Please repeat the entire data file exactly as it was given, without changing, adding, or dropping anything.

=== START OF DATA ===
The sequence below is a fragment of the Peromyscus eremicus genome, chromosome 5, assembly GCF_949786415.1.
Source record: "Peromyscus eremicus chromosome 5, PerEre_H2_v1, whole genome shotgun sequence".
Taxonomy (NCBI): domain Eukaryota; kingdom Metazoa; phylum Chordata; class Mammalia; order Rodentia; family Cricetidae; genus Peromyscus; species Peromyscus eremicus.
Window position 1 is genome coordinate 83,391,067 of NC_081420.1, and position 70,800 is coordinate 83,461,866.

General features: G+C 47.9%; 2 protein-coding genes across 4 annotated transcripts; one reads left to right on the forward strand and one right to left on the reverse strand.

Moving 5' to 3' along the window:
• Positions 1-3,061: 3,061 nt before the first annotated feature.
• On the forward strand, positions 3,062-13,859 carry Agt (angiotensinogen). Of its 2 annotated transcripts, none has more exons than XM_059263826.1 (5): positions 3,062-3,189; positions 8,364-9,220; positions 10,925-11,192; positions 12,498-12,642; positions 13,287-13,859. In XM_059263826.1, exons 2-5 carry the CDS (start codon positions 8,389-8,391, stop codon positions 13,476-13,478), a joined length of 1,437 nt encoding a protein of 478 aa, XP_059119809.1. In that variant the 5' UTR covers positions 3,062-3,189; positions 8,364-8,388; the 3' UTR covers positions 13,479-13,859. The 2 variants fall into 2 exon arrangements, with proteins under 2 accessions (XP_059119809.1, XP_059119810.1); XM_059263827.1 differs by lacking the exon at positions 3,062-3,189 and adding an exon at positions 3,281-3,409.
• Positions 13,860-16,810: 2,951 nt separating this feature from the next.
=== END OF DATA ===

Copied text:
The sequence below is a fragment of the Peromyscus eremicus genome, chromosome 5, assembly GCF_949786415.1.
Source record: "Peromyscus eremicus chromosome 5, PerEre_H2_v1, whole genome shotgun sequence".
Taxonomy (NCBI): domain Eukaryota; kingdom Metazoa; phylum Chordata; class Mammalia; order Rodentia; family Cricetidae; genus Peromyscus; species Peromyscus eremicus.
Window position 1 is genome coordinate 83,391,067 of NC_081420.1, and position 70,800 is coordinate 83,461,866.

General features: G+C 47.9%; 2 protein-coding genes across 4 annotated transcripts; one reads left to right on the forward strand and one right to left on the reverse strand.

Moving 5' to 3' along the window:
• Positions 1-3,061: 3,061 nt before the first annotated feature.
• On the forward strand, positions 3,062-13,859 carry Agt (angiotensinogen). Of its 2 annotated transcripts, none has more exons than XM_059263826.1 (5): positions 3,062-3,189; positions 8,364-9,220; positions 10,925-11,192; positions 12,498-12,642; positions 13,287-13,859. In XM_059263826.1, exons 2-5 carry the CDS (start codon positions 8,389-8,391, stop codon positions 13,476-13,478), a joined length of 1,437 nt encoding a protein of 478 aa, XP_059119809.1. In that variant the 5' UTR covers positions 3,062-3,189; positions 8,364-8,388; the 3' UTR covers positions 13,479-13,859. The 2 variants fall into 2 exon arrangements, with proteins under 2 accessions (XP_059119809.1, XP_059119810.1); XM_059263827.1 differs by lacking the exon at positions 3,062-3,189 and adding an exon at positions 3,281-3,409.
• Positions 13,860-16,810: 2,951 nt separating this feature from the next.